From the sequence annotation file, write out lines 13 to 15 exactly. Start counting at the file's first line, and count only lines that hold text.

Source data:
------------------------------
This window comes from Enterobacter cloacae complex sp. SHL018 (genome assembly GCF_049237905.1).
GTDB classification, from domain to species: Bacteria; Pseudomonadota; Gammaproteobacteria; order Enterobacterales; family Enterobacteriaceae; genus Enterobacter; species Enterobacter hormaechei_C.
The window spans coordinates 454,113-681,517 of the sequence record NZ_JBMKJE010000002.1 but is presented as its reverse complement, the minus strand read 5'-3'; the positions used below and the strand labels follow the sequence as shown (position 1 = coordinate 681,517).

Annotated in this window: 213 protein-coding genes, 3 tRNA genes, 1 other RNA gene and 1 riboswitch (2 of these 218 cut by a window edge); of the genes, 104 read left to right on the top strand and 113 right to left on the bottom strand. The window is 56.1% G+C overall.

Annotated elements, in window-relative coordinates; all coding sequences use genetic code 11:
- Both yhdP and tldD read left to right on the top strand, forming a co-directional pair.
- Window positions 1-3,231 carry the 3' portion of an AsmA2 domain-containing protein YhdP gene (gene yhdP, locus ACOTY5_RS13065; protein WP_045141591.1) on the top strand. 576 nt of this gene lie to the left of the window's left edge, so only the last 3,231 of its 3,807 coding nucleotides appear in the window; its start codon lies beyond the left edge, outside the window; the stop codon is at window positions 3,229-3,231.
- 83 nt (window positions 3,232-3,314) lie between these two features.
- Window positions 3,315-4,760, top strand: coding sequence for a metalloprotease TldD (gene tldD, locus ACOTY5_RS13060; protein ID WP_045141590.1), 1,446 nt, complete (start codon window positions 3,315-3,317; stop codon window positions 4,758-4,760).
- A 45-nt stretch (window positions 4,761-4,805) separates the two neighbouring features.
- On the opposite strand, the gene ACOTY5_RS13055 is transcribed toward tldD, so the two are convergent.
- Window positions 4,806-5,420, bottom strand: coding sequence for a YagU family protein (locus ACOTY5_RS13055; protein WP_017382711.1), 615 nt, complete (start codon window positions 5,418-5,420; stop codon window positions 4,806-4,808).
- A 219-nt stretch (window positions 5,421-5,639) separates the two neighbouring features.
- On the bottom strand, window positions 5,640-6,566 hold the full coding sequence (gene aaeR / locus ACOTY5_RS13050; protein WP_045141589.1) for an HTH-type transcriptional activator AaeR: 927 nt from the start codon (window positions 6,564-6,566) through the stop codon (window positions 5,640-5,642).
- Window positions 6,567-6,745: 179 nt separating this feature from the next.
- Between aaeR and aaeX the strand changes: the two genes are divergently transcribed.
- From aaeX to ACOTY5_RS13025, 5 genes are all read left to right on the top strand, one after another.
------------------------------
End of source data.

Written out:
- A 219-nt stretch (window positions 5,421-5,639) separates the two neighbouring features.
- On the bottom strand, window positions 5,640-6,566 hold the full coding sequence (gene aaeR / locus ACOTY5_RS13050; protein WP_045141589.1) for an HTH-type transcriptional activator AaeR: 927 nt from the start codon (window positions 6,564-6,566) through the stop codon (window positions 5,640-5,642).
- Window positions 6,567-6,745: 179 nt separating this feature from the next.